“We are coming to office every day, but can’t do any work because there’s no internet. The company may follow AEGIS’s decision. If they do this, we will just have to sit at home,” he said.
Choudhary, the bureaucrat who has assumed the role of the government’s crisis manager, told The Wire that official plans have been drawn up based on proposals submitted by AEGIS BPO on September 14, 2019, after preliminary discussions between the management and the government.
He further said that companies have to arrange business both from the government and private sector. “On our side, a meeting under the chairmanship of the chief secretary was convened. The district administration on September 23, 2019 has approved the proposal for a Grievance Redressal Cell, with a budget of Rs 60 lakh. Three other proposals are in the pipeline,” he said.
Choudhary also stated that the government has already come up with a policy to aid the establishment of new BPOs and sustain existing ones. The private sector too has to come in, he said. “The government is doing whatever possible. I am sure once these things are incorporated in an annual plan, which is under formulation, things will be better. We are exploring more services which could be outsourced by the government sector,” he said.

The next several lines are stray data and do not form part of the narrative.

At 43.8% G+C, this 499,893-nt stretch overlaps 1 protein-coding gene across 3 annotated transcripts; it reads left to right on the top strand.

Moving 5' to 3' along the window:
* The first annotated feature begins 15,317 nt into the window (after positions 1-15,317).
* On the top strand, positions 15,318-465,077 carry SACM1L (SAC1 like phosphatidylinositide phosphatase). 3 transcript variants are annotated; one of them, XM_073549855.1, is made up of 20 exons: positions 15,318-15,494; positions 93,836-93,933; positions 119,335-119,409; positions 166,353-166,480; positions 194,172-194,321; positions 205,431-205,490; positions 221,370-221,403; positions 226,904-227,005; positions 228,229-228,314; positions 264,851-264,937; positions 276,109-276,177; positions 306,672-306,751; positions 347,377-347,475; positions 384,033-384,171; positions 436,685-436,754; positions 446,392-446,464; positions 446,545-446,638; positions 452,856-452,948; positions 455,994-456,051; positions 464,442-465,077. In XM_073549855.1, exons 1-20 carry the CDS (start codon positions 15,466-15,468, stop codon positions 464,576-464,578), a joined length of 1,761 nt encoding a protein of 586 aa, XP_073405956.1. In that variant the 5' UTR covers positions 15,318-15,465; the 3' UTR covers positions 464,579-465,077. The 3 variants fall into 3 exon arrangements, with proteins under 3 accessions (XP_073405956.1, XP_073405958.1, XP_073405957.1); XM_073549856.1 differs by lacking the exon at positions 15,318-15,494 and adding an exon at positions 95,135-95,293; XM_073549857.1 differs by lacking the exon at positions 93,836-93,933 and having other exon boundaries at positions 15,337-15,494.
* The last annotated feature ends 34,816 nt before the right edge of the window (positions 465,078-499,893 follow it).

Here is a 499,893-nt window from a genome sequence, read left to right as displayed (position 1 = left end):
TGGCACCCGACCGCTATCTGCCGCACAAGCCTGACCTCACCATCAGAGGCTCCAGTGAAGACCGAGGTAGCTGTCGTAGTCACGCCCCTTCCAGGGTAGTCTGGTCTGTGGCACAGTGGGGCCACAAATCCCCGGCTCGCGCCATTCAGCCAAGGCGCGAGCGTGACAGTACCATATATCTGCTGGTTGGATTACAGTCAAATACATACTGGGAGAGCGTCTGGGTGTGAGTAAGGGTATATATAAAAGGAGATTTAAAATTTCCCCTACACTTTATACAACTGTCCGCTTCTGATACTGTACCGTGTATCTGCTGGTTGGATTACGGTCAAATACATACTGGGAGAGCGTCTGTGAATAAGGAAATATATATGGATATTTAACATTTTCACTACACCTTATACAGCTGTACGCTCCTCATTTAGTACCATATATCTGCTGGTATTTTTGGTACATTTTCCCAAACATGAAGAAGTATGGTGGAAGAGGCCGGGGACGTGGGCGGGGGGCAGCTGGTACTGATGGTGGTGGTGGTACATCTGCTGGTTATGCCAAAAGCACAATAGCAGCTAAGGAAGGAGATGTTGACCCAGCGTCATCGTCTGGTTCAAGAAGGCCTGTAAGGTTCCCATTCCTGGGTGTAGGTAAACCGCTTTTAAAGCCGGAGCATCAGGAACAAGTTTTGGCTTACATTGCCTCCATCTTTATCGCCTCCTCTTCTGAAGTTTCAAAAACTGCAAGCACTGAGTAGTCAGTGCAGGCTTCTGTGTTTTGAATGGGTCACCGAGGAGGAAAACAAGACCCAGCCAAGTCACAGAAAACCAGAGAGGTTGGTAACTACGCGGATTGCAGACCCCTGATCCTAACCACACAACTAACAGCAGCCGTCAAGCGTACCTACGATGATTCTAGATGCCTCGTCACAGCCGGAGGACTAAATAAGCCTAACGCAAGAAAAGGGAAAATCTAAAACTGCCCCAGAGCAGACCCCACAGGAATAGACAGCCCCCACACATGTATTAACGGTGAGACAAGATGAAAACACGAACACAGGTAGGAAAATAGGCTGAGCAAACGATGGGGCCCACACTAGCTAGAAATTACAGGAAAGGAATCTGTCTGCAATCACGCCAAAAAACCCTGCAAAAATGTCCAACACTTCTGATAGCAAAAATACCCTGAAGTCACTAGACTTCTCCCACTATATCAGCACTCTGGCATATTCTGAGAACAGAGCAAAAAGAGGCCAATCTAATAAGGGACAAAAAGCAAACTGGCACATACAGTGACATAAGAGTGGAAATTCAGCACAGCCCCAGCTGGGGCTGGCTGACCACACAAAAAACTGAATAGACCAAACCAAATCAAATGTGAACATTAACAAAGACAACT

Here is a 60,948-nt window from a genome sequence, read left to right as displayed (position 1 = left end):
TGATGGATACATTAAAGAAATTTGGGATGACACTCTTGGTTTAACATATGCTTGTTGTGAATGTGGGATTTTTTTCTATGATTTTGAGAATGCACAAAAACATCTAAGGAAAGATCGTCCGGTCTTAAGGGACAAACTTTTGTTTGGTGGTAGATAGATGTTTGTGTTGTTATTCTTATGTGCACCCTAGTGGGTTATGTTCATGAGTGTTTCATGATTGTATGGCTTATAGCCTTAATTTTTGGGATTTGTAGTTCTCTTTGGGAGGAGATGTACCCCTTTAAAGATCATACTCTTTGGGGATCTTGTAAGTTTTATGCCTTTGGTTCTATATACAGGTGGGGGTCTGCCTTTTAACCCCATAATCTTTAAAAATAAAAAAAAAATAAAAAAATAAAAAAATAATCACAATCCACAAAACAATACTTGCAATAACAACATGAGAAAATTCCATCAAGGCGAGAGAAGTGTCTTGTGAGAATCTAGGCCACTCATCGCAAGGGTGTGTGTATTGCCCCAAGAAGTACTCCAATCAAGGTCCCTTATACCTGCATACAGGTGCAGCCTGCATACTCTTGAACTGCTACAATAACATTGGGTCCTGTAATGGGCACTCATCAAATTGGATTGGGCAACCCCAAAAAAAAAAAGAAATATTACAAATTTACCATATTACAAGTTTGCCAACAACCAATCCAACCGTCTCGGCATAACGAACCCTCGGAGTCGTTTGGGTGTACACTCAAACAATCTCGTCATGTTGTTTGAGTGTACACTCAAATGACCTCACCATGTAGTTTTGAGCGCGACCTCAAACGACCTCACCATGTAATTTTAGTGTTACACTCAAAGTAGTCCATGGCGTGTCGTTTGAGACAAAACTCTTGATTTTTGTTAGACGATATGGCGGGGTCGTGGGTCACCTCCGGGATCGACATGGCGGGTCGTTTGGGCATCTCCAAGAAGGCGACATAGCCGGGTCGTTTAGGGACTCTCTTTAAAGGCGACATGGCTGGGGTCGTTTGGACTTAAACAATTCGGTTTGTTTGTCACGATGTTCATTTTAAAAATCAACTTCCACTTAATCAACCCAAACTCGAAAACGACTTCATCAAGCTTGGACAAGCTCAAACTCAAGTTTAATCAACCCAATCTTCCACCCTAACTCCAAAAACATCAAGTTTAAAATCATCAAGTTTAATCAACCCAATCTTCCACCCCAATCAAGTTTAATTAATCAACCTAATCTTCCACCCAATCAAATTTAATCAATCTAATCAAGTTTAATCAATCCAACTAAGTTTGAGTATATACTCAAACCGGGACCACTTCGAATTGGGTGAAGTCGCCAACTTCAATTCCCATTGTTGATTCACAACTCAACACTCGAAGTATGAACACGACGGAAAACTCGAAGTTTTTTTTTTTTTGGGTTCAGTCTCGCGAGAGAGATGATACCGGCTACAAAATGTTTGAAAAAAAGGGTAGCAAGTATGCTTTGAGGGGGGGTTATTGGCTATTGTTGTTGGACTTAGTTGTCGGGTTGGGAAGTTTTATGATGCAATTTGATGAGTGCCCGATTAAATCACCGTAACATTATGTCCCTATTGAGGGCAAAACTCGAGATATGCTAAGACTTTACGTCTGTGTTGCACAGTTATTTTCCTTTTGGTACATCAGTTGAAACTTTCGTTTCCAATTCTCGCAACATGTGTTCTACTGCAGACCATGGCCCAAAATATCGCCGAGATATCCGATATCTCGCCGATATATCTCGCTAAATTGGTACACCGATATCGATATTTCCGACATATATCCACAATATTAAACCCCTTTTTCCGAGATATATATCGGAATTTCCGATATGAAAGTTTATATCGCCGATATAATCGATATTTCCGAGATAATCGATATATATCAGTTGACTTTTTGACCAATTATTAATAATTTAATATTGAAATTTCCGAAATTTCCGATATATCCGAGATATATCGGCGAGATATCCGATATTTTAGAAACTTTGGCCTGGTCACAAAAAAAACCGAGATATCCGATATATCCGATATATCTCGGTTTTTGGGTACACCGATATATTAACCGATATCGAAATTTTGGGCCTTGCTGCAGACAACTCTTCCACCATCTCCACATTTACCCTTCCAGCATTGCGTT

The head of AEGIS Srinagar, Suhail Nissar, told The Wire that clients associated with the company did not want to continue their business, and this has affected their work. He added that being a multi-national company and keeping the situation in mind, they have offered two options to their employees. “[We] offered that they either go for transfers or take three months’ salary. But the demand from employees was that they want a job. Later, they approached the media and DC Srinagar about this issue,” said Nissar.